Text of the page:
Wall-crawling robot among finalists in £100,000 construction tech contest

HausBots’ wall-climbing robot, designed to speed up the inspection and maintenance of structures, is shown here applying a weather-proofing spray to the exposed gable end of a house (Courtesy of HausBots)
HausBot, a wall-crawling inspection robot, and solar panels that double as roofing material are among the innovations shortlisted in an international construction tech contest offering prizes worth £100,000.

The COINS Grand Challenge is a global competition for innovators, entrepreneurs and students who come up with tech-related ideas that can improve the built environment.

Six entrants have now been shortlisted for the open, non-student competition:

  • Jack Cornes, the co-founder of HausBots, with the wall-climbing robot designed for the inspection and maintenance of the built environment. This will increase safety, reduce cost and speed up work at height.
  • Isabelle Gough, with London-based Cercula, an automated access point for construction carbon data.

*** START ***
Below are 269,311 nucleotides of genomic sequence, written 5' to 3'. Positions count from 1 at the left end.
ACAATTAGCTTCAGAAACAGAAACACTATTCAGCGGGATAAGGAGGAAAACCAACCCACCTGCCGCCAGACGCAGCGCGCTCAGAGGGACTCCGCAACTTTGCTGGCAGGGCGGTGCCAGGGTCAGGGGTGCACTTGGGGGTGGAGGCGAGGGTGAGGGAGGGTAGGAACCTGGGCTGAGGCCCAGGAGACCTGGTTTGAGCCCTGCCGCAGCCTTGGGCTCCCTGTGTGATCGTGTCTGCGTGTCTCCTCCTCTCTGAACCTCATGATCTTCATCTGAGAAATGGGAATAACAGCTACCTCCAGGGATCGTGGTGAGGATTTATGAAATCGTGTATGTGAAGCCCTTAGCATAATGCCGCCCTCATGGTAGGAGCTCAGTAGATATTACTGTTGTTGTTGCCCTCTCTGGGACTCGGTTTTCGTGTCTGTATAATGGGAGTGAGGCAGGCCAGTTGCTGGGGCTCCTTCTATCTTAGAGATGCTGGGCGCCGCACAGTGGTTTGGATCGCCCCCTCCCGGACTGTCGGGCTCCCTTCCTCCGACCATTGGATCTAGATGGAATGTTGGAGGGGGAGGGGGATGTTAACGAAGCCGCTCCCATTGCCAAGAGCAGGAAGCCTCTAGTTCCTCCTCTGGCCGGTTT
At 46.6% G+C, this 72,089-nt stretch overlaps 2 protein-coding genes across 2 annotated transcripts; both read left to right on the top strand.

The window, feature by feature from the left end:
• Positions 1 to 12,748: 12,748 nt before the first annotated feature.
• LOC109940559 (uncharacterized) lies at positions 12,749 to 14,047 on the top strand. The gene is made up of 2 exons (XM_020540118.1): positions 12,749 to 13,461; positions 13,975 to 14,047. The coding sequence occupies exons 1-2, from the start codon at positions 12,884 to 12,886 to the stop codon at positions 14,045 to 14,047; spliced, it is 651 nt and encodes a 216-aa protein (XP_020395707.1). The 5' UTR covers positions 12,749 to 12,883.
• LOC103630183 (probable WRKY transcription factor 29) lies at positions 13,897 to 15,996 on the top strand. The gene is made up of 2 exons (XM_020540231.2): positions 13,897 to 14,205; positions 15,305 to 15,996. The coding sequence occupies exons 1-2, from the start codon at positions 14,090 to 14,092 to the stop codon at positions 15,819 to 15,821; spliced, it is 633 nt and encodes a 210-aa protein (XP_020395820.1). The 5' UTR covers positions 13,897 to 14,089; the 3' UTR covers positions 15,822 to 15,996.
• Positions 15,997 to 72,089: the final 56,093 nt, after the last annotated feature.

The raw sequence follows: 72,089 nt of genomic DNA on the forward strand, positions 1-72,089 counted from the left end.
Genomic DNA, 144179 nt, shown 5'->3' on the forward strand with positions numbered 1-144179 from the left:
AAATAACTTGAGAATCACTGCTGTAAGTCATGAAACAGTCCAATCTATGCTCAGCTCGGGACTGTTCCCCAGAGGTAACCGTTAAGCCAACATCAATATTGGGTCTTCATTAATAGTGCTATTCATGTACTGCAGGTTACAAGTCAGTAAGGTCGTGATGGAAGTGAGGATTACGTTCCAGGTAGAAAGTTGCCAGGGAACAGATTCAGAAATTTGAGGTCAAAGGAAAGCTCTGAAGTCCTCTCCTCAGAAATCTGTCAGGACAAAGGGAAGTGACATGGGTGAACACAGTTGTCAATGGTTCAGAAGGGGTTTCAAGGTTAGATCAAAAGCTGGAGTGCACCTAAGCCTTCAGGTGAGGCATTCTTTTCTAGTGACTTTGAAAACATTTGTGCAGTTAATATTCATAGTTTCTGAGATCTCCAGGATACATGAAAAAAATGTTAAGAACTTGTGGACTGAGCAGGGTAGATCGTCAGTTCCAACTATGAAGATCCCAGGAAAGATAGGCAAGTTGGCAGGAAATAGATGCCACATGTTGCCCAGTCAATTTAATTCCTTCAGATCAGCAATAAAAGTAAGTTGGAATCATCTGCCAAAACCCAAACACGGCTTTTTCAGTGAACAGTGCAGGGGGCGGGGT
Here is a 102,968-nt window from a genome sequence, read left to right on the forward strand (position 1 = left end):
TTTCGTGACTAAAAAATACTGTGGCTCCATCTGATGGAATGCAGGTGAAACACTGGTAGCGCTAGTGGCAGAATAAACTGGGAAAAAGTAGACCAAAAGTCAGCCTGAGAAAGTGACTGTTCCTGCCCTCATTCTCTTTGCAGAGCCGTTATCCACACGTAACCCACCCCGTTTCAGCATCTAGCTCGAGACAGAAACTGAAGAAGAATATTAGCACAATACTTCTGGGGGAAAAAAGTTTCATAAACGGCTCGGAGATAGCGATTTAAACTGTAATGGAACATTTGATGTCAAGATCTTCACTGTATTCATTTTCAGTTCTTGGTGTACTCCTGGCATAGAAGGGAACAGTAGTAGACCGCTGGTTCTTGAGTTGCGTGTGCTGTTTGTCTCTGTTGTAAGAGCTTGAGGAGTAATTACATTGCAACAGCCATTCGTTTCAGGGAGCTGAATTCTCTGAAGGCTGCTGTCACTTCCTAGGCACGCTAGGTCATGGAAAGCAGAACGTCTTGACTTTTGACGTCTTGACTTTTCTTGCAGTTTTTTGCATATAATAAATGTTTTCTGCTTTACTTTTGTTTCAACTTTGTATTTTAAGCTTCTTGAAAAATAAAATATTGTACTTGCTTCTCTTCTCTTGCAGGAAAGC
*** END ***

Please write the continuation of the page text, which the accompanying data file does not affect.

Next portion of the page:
• Estonia-based Tarvo Kärgenberg with click-on Solarstone, a pioneering design that transforms standard PV panels into a two-in-one weather-proof roofing material.
  • US construction life safety consultant Sharron Halpert with for her bespoke firestop solutions for mass timber construction.
  • Kristijan Nelkovski of North Macedonia with a system for fast energy-efficient modular construction.
  • Australia-based Peter Neil of HAUS Technologies, with ZEBE, a sustainable high-performance building system, driven by digital manufacturing technology.

The student competition section shortlist features four entries:

  • Edwin Nsoh Awariyah, a student at Ashesi University in Ghana, with a safer, melamine-free alternative for water-proofing concrete.
  • Nathan Chen from New Zealand, currently studying at the University of Pennsylvania in the USA, with an idea for ‘Passive Daytime Radiative Cooling’ materials that are designed to cool urban spaces without excess energy consumption or emission of harmful chemicals.
  • Subarna Sivashanmugam, a student at Teesside University, with a digital platform to optimise building circularity through semantic integration of BIM and LCA databases, enabling the supply chain to measure and manage life-cycle emissions.
  • Malaysian student Lai Jun Tung with an idea for food waste interlocking concrete with cladding.

The final judging will take place in October in Birmingham, UK where the finalists will present their ideas to a panel of judges, including industry executives.

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